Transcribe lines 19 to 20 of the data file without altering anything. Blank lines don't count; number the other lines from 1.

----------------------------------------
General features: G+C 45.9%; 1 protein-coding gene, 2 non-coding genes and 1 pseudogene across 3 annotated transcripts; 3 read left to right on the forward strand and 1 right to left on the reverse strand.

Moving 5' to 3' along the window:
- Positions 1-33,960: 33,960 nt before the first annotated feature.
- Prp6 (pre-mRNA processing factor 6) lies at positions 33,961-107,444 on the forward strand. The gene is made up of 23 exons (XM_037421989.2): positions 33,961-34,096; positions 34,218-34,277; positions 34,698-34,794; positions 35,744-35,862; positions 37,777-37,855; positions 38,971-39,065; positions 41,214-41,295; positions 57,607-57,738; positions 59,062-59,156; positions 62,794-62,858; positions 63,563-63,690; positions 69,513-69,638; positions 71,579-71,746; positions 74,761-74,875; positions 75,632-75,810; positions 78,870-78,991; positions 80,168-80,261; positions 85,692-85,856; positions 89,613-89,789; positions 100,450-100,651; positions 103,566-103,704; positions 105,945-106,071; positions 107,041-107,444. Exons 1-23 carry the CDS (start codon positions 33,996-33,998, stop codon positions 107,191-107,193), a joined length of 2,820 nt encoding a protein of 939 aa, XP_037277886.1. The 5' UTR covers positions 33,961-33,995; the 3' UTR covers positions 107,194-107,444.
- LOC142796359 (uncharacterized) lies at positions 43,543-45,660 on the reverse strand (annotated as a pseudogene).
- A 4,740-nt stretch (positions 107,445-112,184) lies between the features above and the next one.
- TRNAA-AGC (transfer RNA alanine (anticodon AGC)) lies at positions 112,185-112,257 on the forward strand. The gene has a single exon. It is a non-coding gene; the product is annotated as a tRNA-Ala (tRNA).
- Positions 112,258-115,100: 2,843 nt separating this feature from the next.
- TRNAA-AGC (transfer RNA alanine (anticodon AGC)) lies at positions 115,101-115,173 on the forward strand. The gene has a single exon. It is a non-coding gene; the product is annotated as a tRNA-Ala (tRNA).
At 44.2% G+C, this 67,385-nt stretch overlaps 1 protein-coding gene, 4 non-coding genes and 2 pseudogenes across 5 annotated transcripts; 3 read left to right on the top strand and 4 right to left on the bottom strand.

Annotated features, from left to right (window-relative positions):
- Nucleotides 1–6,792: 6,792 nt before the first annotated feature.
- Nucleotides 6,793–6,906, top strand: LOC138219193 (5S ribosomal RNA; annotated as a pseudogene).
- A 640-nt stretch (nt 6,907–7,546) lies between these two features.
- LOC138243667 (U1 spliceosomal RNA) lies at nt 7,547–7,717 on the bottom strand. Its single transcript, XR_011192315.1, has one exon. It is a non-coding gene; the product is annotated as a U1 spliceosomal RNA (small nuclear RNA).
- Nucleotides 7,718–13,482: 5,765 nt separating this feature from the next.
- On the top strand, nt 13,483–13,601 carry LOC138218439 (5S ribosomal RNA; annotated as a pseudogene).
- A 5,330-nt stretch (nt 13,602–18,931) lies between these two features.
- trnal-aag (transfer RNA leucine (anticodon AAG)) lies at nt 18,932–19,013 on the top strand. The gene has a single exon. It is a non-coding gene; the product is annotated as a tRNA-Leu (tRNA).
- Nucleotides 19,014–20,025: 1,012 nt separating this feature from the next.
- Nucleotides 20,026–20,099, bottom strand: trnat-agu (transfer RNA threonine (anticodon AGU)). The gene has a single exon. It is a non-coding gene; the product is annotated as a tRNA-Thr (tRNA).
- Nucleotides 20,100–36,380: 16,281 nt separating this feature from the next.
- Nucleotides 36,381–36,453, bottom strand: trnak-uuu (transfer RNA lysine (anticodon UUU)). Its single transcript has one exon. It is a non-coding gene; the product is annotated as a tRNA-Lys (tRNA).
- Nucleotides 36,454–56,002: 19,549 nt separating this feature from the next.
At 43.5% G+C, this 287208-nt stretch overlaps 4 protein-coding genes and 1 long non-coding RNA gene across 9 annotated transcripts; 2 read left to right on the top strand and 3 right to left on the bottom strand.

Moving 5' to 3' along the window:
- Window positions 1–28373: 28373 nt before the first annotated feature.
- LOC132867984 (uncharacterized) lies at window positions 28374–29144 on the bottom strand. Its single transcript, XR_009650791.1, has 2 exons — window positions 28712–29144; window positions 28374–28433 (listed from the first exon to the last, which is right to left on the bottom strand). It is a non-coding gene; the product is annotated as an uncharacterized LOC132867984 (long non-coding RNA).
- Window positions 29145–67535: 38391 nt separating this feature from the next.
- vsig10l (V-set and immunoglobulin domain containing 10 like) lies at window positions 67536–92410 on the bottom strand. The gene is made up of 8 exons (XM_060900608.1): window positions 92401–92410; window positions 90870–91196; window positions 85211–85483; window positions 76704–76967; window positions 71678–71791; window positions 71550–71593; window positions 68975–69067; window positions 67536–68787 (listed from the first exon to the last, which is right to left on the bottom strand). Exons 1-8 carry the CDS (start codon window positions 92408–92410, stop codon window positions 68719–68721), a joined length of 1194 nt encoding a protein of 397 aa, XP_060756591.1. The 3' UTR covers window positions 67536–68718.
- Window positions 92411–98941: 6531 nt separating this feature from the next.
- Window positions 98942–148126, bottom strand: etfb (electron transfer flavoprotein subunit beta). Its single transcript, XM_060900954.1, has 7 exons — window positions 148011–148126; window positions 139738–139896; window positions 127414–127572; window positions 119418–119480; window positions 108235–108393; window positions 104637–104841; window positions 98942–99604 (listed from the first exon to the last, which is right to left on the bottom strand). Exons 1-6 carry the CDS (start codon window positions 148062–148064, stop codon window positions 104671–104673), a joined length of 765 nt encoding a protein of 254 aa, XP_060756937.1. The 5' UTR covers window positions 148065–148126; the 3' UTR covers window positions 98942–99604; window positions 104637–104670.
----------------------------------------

- trnal-aag (transfer RNA leucine (anticodon AAG)) lies at nt 18,932–19,013 on the top strand. The gene has a single exon. It is a non-coding gene; the product is annotated as a tRNA-Leu (tRNA).
- Nucleotides 19,014–20,025: 1,012 nt separating this feature from the next.